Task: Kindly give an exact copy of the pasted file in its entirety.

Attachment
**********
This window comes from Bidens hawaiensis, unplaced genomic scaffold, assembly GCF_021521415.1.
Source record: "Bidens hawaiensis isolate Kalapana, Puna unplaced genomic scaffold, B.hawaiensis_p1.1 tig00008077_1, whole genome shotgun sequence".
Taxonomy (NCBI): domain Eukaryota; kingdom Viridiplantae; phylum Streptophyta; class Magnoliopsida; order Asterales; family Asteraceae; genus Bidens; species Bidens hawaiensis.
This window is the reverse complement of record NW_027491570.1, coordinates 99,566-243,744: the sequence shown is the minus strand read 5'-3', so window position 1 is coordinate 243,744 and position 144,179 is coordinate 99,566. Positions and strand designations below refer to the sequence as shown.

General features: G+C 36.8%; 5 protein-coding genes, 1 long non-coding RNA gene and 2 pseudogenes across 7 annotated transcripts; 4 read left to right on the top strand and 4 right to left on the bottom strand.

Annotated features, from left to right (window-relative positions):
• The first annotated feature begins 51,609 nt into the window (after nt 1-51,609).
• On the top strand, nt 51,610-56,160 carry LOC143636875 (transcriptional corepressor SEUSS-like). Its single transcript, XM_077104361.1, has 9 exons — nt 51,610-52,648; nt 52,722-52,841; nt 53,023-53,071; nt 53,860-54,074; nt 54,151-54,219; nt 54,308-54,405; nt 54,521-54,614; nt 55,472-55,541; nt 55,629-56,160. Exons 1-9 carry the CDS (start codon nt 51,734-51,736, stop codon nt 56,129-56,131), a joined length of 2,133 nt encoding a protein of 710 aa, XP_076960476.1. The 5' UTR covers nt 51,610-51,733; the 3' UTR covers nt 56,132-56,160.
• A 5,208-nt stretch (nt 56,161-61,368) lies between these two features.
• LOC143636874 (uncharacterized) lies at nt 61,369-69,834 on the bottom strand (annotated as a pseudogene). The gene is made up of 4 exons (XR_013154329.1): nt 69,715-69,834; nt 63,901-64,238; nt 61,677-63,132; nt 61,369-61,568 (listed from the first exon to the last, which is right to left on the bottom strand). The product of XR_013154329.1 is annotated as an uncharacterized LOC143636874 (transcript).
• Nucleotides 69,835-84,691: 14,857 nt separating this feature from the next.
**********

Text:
This window comes from Bidens hawaiensis, unplaced genomic scaffold, assembly GCF_021521415.1.
Source record: "Bidens hawaiensis isolate Kalapana, Puna unplaced genomic scaffold, B.hawaiensis_p1.1 tig00008077_1, whole genome shotgun sequence".
Taxonomy (NCBI): domain Eukaryota; kingdom Viridiplantae; phylum Streptophyta; class Magnoliopsida; order Asterales; family Asteraceae; genus Bidens; species Bidens hawaiensis.
This window is the reverse complement of record NW_027491570.1, coordinates 99,566-243,744: the sequence shown is the minus strand read 5'-3', so window position 1 is coordinate 243,744 and position 144,179 is coordinate 99,566. Positions and strand designations below refer to the sequence as shown.

General features: G+C 36.8%; 5 protein-coding genes, 1 long non-coding RNA gene and 2 pseudogenes across 7 annotated transcripts; 4 read left to right on the top strand and 4 right to left on the bottom strand.

Annotated features, from left to right (window-relative positions):
• The first annotated feature begins 51,609 nt into the window (after nt 1-51,609).
• On the top strand, nt 51,610-56,160 carry LOC143636875 (transcriptional corepressor SEUSS-like). Its single transcript, XM_077104361.1, has 9 exons — nt 51,610-52,648; nt 52,722-52,841; nt 53,023-53,071; nt 53,860-54,074; nt 54,151-54,219; nt 54,308-54,405; nt 54,521-54,614; nt 55,472-55,541; nt 55,629-56,160. Exons 1-9 carry the CDS (start codon nt 51,734-51,736, stop codon nt 56,129-56,131), a joined length of 2,133 nt encoding a protein of 710 aa, XP_076960476.1. The 5' UTR covers nt 51,610-51,733; the 3' UTR covers nt 56,132-56,160.
• A 5,208-nt stretch (nt 56,161-61,368) lies between these two features.
• LOC143636874 (uncharacterized) lies at nt 61,369-69,834 on the bottom strand (annotated as a pseudogene). The gene is made up of 4 exons (XR_013154329.1): nt 69,715-69,834; nt 63,901-64,238; nt 61,677-63,132; nt 61,369-61,568 (listed from the first exon to the last, which is right to left on the bottom strand). The product of XR_013154329.1 is annotated as an uncharacterized LOC143636874 (transcript).
• Nucleotides 69,835-84,691: 14,857 nt separating this feature from the next.